CARBONDALE, IL (KFVS) - Illinois Gov. JB Pritzker unveiled his fair tax plan that he says ensures 97 percent of taxpayers get tax relief and the wealthy pay their fair share.
“As we negotiate this proposal with the General Assembly, and ultimately ask the people of Illinois to decide, my administration is committed to being fully transparent and giving residents the tools they need to understand this proposal," Gov J.B. Pritzker said.
With tax day around the corner, taxpayers are in the mindset of anticipating what they are going to get back.
Jackson Hewitt Tax Services Regional Manager Barbara Holland is optimistic for her clients in Carbondale.
“Over all, I think the majority of them, it will benefit," she said.
Holland says majority of her clients’ income range between $20,000 and $60,000.
“We do have a lot of single moms and single dads that range anywhere from $10-20,000, so a lot of ours would be impacted in a good way.”
On her office computer, Holland tested out the new fair tax calculator with a hypothetical client.
She found out lower income taxpayers will take more money home.
“A single person making $20,000 with two children, their tax would decrease $222 under the fair tax act,” she said.
According to Pritzker’s plan, everyone who earns up to $250,000 will pay the same or less than what they’re paying today.
John Jackson with the Paul Simon Public Policy Institute says in order to keep the government going the state needs to budget and cut the billion dollar deficit.
“The state needs new revenue, and it’s just a question of where are they going to get that new revenue,” Jackson said.
Critics say the math does not add up.
“Gov. Pritzker’s progressive income tax is clearly a bridge to higher taxes," Illinois Policy Institute Chief Economist Orphe Divounguy said. "The math doesn’t add up. Any tax cut Pritzker is selling today will not raise enough revenue. That means a tax hike for the middle class is around the corner – and they can’t afford it.”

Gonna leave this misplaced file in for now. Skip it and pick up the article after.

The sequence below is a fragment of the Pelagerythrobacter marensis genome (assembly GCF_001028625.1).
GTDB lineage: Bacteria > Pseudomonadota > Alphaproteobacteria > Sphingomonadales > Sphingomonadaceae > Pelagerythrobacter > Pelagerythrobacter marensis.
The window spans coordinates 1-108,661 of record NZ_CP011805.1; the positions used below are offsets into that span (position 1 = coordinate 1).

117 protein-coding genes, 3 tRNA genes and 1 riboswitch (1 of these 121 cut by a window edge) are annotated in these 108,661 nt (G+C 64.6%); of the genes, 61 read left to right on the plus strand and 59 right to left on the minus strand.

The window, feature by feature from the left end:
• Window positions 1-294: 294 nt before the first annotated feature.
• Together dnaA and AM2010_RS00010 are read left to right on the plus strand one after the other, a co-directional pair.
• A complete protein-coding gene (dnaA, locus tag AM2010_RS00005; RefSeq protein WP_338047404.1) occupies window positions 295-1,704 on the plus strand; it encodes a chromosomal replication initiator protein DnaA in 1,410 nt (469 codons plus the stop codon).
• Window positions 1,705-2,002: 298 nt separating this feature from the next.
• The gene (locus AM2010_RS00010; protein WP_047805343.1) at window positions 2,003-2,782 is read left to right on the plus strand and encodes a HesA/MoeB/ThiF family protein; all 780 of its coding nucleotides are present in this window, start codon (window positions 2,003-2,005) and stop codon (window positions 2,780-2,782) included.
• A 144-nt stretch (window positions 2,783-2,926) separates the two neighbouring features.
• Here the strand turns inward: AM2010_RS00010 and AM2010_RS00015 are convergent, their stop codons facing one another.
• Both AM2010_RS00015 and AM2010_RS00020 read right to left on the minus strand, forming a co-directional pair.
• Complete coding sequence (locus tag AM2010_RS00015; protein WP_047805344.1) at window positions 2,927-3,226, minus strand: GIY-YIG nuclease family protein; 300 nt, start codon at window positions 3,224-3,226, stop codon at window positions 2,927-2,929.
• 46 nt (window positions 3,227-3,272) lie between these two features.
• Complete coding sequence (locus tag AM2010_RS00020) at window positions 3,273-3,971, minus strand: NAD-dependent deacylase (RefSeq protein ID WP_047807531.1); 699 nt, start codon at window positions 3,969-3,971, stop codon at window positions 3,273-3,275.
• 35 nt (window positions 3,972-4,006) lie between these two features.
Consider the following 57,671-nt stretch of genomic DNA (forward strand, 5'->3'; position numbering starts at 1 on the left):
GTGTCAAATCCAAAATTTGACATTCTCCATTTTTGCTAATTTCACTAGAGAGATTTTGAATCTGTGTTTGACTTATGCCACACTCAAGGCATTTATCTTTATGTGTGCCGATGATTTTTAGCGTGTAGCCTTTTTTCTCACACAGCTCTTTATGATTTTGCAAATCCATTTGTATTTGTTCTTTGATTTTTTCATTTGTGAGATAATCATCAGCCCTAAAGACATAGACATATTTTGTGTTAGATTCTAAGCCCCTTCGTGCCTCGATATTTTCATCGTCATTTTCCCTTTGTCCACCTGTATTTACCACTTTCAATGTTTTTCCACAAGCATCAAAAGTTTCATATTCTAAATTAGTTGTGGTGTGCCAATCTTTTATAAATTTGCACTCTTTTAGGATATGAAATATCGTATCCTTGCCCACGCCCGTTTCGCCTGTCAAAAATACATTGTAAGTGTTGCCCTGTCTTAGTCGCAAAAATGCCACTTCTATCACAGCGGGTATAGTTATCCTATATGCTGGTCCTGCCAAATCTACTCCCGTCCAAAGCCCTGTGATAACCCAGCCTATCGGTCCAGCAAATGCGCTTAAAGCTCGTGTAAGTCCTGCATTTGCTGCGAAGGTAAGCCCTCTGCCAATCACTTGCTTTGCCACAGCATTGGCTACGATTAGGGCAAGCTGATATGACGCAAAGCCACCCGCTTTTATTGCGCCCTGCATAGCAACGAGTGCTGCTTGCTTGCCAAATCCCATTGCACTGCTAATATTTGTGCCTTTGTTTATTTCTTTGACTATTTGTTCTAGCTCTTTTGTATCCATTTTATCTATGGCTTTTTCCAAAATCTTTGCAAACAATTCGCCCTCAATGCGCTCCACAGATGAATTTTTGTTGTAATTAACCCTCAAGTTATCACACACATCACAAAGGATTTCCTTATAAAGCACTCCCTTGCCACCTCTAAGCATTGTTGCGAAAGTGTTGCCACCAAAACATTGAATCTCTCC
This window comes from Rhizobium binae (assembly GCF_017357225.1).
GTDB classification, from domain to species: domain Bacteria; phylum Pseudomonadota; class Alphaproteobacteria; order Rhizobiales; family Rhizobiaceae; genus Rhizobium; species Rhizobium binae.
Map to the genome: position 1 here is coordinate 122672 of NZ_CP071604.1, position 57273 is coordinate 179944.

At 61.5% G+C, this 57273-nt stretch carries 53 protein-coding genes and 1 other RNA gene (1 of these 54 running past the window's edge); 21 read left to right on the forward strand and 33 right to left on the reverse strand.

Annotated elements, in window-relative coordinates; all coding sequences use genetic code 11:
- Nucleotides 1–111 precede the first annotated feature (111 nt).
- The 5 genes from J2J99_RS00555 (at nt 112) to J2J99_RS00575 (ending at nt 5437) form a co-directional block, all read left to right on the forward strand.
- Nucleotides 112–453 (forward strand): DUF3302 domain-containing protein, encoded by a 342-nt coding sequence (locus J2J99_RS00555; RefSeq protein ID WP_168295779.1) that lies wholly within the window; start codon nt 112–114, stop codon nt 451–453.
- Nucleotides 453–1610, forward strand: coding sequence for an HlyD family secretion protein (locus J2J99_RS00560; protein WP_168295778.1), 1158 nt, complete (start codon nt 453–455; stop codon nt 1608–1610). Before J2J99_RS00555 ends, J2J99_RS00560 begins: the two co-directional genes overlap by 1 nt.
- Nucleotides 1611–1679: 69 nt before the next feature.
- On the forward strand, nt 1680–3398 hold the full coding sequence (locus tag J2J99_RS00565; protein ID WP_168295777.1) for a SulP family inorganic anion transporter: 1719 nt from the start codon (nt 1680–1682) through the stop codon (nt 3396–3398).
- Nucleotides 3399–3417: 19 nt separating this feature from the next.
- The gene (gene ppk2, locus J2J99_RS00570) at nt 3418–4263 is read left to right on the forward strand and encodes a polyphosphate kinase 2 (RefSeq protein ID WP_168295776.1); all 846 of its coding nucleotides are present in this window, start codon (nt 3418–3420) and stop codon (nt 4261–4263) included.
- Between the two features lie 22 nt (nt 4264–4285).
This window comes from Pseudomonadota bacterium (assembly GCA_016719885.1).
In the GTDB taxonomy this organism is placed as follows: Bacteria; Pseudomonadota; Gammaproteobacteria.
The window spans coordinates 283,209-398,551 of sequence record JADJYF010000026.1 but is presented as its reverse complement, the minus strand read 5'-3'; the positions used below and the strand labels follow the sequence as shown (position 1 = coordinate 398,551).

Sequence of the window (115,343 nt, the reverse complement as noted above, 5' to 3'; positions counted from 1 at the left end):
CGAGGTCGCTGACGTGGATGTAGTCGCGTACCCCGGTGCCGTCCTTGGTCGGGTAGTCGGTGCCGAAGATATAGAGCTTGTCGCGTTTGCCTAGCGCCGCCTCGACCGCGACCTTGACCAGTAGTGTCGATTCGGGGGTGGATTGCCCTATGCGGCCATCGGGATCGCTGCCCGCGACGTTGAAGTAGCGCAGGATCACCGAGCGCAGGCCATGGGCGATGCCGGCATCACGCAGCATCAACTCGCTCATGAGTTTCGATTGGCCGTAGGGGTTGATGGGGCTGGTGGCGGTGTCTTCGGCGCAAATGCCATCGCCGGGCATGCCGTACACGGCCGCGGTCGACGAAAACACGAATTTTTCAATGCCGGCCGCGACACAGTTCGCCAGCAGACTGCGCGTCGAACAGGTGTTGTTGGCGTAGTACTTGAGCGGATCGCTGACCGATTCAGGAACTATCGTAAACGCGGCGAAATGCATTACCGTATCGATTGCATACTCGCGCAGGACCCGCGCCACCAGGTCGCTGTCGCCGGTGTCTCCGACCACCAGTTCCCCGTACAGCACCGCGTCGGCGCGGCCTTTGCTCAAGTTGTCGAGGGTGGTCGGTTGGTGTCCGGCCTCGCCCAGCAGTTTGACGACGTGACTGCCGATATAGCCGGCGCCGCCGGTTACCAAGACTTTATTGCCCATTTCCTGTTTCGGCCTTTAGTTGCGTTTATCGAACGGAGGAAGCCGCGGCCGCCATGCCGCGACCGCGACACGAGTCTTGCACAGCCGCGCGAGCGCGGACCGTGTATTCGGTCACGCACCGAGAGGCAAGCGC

However, Jackson said the state needs some type of solution.
“Critics have to come up with where would they get the money, what are they going to do about the budget?,” Jackson questioned.
While lawmakers, work out those details, Holland says those facing a higher tax bill will definitely notice the change.
“That’s a big jump," Holland said. "I mean three percent is a big jump.”
Illinois Policy Institute introduced a five-year plan to balance the budget.
“I would hope for a fair, reasonable, rationale debate based on the facts rather than scare tactics and claims that are not true," Jackson explained, "It’s very difficult to achieve that because taxes are complicated, it’s a very complicated proposal, so it’s easy enough to mischaracterize it.”
35 other states also have scaled-up tax rates for those with higher incomes.
In addition to shifting from a regressive flat tax to a fair tax, Governor Pritzker’s proposal would increase the property tax credit by 20 percent and institute a new $100 per child tax credit.
According to Jackson, the General Assembly would debate Pritzker’s proposal, conduct committee studies and hearings, and would need to make it law by May 2019 in order to have a referendum submitted to voters for the 2020 November elections.
If passed then, it would change Illinois constitution from a flat rate system to graduated income tax system.